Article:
Schroders’ Martin Skanberg reviews the next phase for European equities
European Equities Fund Manager, Martin Skanberg has outlined his views on the next developments in the European equity asset class.
Europe has started to show signs of economic recovery at a time when investors have become increasingly aware of the investment opportunities available in the region.
Some risks clearly still remain, but we would argue that the pickup in economic
activity is sustainable and that there are still further gains to come for European
Key to this will be an improvement in the credit cycle and a return to positive
Re-rating of European shares
European shares have enjoyed a re-rating since summer 2012, when European Central Bank president Mario Draghi made his pledge to do ‘whatever it takes’ to preserve the euro.
This restored investor confidence and saw eurozone shares start to recover some of the ground lost in the crisis.
The improved economic picture this year has also encouraged investors to return to eurozone equities. The region has emerged from recession, posting growth of 0.3% for the second quarter, and the recovery is starting to gain traction even in the eurozone’s troubled periphery, with Purchasing Managers’
Index surveys recently returning to expansion territory in Spain and Italy.
However, even though more investors have started to realise the potential opportunities on offer in the region, it remains the case that European equities
are still cheap compared with both their own history and when compared to US or Asian equities.
In this sense, we can say that Europe is the last of the value equity trades.
The question remains as to whether the European economic recovery is sustainable. Europe is now past the point of peak austerity and has made great progress in restoring current account balances. Competitiveness has also improved, with unit labour costs converging across the single currency area.
Nonetheless, some tail risks remain, such as high debt-to-GDP ratios, especially in the periphery. The final piece of the puzzle is liquidity, which is yet to be
restored in Europe. It will be difficult to have sustainable GDP growth in Europe
without companies having easier access to credit.
Credit conditions remain tough in the eurozone, although the broader M3 measure of money supply is in growth mode. In particular, companies operating in the periphery continue to be charged much higher rates of interest than their ‘core Europe’ counterparts, making them quite hesitant to hire new workers and expand capacity. However, there are some early signs that the gap is starting to narrow and the European Central Bank’s bank lending survey indicates that lending to corporates should pick up in the second half of 2013.
Even so, the timing of the upturn in the credit cycle remains the biggest risk
Earnings momentum yet to turn positive
Investors still have concerns over corporate earnings in Europe. It is certainly the case that earnings expectations in Europe are lower than in the US – indeed,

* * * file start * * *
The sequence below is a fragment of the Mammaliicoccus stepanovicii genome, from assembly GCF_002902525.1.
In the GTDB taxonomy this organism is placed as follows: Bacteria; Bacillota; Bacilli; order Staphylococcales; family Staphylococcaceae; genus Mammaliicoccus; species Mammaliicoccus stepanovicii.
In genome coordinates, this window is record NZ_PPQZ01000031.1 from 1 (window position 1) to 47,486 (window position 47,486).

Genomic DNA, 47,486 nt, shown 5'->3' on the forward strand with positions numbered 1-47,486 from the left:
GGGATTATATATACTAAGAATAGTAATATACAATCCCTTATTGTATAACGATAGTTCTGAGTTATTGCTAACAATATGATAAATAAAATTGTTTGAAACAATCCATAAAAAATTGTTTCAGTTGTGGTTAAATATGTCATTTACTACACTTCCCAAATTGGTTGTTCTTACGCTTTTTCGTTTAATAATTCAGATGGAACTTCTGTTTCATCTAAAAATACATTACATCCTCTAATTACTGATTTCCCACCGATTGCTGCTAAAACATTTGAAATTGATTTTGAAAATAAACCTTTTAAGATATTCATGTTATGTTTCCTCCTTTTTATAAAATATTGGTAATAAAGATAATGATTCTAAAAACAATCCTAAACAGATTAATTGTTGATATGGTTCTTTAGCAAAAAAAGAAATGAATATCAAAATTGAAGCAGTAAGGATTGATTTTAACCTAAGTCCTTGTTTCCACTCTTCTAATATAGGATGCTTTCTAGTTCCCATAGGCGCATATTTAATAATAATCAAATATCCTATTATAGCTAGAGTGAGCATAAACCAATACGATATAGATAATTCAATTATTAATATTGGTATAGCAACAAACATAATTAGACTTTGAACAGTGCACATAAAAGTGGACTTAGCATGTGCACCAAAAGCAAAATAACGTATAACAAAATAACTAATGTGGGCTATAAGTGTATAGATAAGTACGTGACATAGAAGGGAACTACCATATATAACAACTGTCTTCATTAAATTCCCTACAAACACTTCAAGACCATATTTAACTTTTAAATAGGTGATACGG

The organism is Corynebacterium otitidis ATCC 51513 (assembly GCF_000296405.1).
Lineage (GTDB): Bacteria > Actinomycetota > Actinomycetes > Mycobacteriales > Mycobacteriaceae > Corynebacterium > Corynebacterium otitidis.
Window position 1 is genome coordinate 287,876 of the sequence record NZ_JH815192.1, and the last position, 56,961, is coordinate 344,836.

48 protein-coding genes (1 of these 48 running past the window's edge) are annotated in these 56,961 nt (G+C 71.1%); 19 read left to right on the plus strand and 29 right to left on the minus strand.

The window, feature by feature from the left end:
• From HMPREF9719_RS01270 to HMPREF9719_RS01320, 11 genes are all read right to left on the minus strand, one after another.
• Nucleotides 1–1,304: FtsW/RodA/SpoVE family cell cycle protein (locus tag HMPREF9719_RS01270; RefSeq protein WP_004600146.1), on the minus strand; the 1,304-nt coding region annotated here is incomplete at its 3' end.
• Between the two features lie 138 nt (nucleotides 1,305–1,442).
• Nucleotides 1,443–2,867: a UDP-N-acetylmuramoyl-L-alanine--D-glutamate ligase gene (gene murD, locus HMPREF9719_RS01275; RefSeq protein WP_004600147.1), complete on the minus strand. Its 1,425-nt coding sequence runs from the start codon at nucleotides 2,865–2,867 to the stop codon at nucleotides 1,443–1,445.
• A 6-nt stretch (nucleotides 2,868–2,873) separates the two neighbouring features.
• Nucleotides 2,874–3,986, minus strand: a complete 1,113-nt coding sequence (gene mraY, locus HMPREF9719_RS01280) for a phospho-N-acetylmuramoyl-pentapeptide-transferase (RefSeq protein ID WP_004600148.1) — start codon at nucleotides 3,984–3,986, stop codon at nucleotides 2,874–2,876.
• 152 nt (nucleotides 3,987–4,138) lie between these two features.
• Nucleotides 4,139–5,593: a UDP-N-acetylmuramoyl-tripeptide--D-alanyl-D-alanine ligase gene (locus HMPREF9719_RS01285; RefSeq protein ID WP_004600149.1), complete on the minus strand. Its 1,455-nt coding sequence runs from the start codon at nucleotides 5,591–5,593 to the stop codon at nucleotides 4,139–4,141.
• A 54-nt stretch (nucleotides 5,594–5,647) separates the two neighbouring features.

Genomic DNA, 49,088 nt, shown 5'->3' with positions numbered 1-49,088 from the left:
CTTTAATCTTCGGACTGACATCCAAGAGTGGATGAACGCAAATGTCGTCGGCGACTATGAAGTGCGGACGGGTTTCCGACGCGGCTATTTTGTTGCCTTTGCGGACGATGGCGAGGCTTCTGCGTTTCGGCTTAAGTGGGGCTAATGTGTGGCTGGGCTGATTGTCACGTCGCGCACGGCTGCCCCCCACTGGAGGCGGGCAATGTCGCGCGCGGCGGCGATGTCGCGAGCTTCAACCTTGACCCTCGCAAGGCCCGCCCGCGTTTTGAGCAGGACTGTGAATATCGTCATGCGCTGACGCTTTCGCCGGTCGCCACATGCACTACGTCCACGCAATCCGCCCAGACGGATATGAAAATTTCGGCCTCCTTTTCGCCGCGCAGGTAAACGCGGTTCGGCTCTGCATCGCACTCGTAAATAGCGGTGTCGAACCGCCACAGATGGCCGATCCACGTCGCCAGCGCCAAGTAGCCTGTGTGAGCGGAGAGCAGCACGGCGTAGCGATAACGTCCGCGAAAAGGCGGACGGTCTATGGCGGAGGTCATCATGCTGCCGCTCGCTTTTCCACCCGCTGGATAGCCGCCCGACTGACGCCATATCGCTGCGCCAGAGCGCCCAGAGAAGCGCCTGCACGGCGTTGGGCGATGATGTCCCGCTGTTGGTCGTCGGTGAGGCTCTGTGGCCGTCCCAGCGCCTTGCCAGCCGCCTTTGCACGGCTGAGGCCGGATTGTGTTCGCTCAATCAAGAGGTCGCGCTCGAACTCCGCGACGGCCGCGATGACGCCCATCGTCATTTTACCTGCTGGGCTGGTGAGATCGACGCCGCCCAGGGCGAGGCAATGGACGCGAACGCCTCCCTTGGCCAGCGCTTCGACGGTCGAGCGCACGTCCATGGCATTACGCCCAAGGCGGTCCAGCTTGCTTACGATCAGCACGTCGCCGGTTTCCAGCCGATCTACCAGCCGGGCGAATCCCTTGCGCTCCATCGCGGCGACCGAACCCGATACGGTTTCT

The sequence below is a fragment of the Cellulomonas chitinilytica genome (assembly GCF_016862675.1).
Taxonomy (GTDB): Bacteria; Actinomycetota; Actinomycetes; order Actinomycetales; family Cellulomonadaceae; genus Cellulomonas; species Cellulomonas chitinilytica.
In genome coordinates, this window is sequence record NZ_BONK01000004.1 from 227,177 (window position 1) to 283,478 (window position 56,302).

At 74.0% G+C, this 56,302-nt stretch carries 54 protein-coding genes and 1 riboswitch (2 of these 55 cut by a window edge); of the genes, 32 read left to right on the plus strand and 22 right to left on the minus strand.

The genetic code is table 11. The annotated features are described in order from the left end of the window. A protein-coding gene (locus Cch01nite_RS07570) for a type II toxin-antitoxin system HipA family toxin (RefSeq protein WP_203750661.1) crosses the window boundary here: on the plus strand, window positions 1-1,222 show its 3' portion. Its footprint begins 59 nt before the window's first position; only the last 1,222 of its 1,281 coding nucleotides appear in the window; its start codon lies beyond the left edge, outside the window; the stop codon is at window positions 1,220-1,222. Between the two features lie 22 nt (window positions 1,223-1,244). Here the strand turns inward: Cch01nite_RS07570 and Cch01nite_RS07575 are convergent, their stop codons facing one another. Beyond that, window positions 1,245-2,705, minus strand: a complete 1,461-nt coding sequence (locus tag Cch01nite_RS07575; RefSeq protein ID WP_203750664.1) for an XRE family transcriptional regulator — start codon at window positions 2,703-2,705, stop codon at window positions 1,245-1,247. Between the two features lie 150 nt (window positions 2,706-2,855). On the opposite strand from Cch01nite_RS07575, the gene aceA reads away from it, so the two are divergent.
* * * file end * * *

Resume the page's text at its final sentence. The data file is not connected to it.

2013 is on course to be the third year of negative earnings momentum.
To a large extent, we can attribute the earnings gap between the US and Europe to the credit cycle. The gap emerged in mid-2011 as the US implemented quantitative easing, which increased the availability of credit and lowered the cost, while Europe embarked on austerity measures which tightened the availability and cost of credit.
Europe’s austerity headwinds are now easing and the region has returned to
positive GDP growth. This could set the stage for significant growth in earnings per share (EPS) in 2014, led by the banks and cyclical stocks whose earnings
were most depressed in the downturn.
European banks are now investible One factor that has seen some investors shy away from Europe is the fear of further problems in the banking sector.
However, Europe has taken measures to support its banks, notably via the European Central Bank’s two LTROs (long-term refinancing operations). In
dividual banks have taken steps to address capital shortfall issues, with the result that the sector as a whole is reasonably well-capitalised.
Only a few banks now screen as falling short of the latest capital requirements.
Moreover, where banks do require extra capital, we can now be more certain that it will be raised, whether from private investors, or governments, or from the European Central Bank in its role as the lender of last resort.
Capital shortfall is now a stock-specific issue, rather than a sector-wide one. In terms of funding, it will be interesting to see if there is another LTRO by the European Central Bank, and to what extent banks take up the funding on offer.
In order to restore the market’s confidence more fully, we would need to see
European banks in general adopting a more diversified funding base in terms of rising deposits and more senior unsecured funding.
Certainly there are some risks still facing the sector. The most important of these perhaps is the level of provisioning by Spanish banks for their exposure to real estate developers. In some cases, the uncovered developer exposure
exceeds the bank’s market capitalisation. This is an important risk, but a containable one. The European Central Bank is undertaking an asset quality review and stress test of banks in 2014. This may prove challenging for certain banks, but should result in improved market confidence for the sector as a whole the hunt for value.